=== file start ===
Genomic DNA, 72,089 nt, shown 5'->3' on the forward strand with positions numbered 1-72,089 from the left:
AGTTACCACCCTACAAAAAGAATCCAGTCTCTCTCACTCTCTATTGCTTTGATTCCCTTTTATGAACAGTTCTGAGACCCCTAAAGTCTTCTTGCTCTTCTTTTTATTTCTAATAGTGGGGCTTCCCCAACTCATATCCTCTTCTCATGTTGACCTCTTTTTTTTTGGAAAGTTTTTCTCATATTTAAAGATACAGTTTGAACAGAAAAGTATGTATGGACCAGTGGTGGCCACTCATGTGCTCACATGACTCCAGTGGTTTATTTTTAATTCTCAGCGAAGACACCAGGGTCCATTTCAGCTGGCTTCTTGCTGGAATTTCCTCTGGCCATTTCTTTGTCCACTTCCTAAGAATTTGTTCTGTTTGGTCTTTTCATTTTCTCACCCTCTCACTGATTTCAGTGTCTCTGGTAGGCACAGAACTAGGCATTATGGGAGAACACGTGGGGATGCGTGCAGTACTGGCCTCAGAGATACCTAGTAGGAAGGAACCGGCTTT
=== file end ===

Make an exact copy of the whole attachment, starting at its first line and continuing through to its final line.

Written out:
Genomic DNA, 72,089 nt, shown 5'->3' on the forward strand with positions numbered 1-72,089 from the left:
AGTTACCACCCTACAAAAAGAATCCAGTCTCTCTCACTCTCTATTGCTTTGATTCCCTTTTATGAACAGTTCTGAGACCCCTAAAGTCTTCTTGCTCTTCTTTTTATTTCTAATAGTGGGGCTTCCCCAACTCATATCCTCTTCTCATGTTGACCTCTTTTTTTTTGGAAAGTTTTTCTCATATTTAAAGATACAGTTTGAACAGAAAAGTATGTATGGACCAGTGGTGGCCACTCATGTGCTCACATGACTCCAGTGGTTTATTTTTAATTCTCAGCGAAGACACCAGGGTCCATTTCAGCTGGCTTCTTGCTGGAATTTCCTCTGGCCATTTCTTTGTCCACTTCCTAAGAATTTGTTCTGTTTGGTCTTTTCATTTTCTCACCCTCTCACTGATTTCAGTGTCTCTGGTAGGCACAGAACTAGGCATTATGGGAGAACACGTGGGGATGCGTGCAGTACTGGCCTCAGAGATACCTAGTAGGAAGGAACCGGCTTT